Science says giving children too much choice is a bad idea - here's why.
Decision fatigue makes us irritable and tired and it affects kids more than grown-ups
It's well-known that presidents of the USA rarely choose their own food — they leave that decision up to the chef at the White House.
In fact, Barack Obama famously always wore the same suit in order to cut out decisions around what to wear from his day, and therefore leave mental space for the presumably more pressing items on the agenda.
As humans, we have a limited amount of mental resources and energy to expend, and decision making takes up a large part of that cognitive reserve. When we have too many decisions to make, we burn through those resources, which can make us feel overwhelmed and a little irritable.
This is known as decision fatigue.
Writer Zehra Kamani recently recounted a fine example of this, where her daughter became irritated and simply could not choose what to read from her beloved and extensive book collection: "It was a moment of epiphany for me. She had too many to choose from.
"Although it should not have come as a surprise given my parallel experience in my adult life. I’ve spent many a night endlessly scrolling through Netflix, only to realise that it’s now too late and I’m too tired to watch an entire show or movie. I’ve succumbed to the habit of keeping open several carts when online shopping, filling each cart meticulously after hours of careful scrutiny, but not quite ready to make a purchase, because there just may be a better product being sold at a slightly better deal at the next store."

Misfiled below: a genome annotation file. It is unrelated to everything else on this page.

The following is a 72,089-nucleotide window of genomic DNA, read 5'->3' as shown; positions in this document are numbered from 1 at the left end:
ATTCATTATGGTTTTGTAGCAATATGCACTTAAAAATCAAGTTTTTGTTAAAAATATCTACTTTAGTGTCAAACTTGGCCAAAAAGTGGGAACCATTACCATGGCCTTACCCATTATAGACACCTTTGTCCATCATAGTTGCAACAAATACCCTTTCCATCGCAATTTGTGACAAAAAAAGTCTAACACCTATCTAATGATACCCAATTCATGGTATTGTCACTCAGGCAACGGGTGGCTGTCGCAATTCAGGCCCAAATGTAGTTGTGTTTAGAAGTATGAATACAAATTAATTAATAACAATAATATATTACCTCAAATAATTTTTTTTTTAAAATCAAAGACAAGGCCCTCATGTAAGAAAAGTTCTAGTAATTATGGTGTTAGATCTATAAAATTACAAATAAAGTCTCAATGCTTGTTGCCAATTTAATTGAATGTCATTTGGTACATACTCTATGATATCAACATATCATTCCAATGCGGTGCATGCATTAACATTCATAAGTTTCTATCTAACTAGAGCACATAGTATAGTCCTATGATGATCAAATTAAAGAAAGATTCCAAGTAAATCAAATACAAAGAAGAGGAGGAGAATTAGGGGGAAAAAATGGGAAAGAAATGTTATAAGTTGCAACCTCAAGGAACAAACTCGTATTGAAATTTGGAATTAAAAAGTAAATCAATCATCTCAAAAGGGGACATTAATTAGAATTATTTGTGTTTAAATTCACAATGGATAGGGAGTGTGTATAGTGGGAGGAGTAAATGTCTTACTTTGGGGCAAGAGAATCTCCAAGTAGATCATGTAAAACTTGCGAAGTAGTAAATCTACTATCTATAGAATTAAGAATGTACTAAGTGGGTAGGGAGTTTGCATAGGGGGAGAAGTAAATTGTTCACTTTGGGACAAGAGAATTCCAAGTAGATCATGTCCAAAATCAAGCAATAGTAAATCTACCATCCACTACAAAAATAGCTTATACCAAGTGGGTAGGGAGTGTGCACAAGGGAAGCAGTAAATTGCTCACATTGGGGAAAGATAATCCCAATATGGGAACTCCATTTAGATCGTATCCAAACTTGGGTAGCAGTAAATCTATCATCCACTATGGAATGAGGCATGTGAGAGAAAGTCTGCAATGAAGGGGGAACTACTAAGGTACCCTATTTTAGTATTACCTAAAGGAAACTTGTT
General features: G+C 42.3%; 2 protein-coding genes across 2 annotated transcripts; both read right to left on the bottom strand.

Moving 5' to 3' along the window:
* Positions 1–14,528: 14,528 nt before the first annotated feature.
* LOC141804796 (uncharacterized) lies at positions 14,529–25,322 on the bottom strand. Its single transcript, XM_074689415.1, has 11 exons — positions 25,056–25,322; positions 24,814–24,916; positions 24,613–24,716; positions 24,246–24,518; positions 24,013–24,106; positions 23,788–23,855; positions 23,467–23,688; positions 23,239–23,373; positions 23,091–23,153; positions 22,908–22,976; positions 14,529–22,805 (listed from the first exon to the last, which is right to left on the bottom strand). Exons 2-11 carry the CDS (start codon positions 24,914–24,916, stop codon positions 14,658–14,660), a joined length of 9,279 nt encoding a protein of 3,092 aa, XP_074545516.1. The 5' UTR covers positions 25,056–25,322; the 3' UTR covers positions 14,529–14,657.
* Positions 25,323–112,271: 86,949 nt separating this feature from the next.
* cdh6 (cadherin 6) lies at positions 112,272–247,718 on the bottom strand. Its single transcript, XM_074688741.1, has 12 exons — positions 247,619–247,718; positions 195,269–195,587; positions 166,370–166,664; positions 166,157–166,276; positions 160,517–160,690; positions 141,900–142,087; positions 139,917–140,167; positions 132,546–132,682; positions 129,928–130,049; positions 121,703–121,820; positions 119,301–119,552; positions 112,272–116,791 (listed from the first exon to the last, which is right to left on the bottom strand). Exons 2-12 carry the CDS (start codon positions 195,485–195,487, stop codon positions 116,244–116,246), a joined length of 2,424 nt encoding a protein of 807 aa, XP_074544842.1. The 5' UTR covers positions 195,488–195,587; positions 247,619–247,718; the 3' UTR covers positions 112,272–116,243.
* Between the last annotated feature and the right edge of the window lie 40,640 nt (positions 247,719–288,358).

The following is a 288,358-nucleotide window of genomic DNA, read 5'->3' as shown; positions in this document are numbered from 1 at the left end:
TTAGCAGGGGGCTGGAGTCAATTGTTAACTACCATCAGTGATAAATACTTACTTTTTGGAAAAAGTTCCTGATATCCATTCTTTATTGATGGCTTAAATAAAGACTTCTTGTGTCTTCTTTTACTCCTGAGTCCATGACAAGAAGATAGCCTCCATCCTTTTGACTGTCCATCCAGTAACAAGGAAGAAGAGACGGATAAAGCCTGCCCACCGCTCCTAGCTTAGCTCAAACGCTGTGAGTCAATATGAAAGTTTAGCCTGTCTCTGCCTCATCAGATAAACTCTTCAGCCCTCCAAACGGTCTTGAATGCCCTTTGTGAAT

There's plenty of science to back this theory up, particularly when it comes to consumerism. Studies show that when buyers are provided with 20 to 30 varieties of a product to choose from, they’re less likely to buy it than if they only had six options. With more choice, people become frustrated with the process, less inclined to follow through with a decision, and less satisfied with the choice they ultimately make.
"We're haunted by thoughts of making the “wrong” choice or losing out on the potential to make a “better” one. It makes the whole process less enjoyable and more stressful."
If making choices is hard for adults, you can imagine the impact it has on children, whose frontal lobes are still developing. Decision fatigue can lead kids to making poor, impulsive decisions. For this reason, giving them too many options in the playroom can have a negative effect on their attention, creativity and behavior.
"The goal is to help children learn to feel confident in the process of making decisions for themselves. Giving kids the freedom of choice allows them to feel involved in their own well-being, have an important role in their family, gain a sense of independence and build their self-esteem.
"The challenge as a parent is to find a comfortable balance between building their confidence in the decision-making process and protecting them from getting bogged down by the trivial decisions that can negatively impact their mental well-being."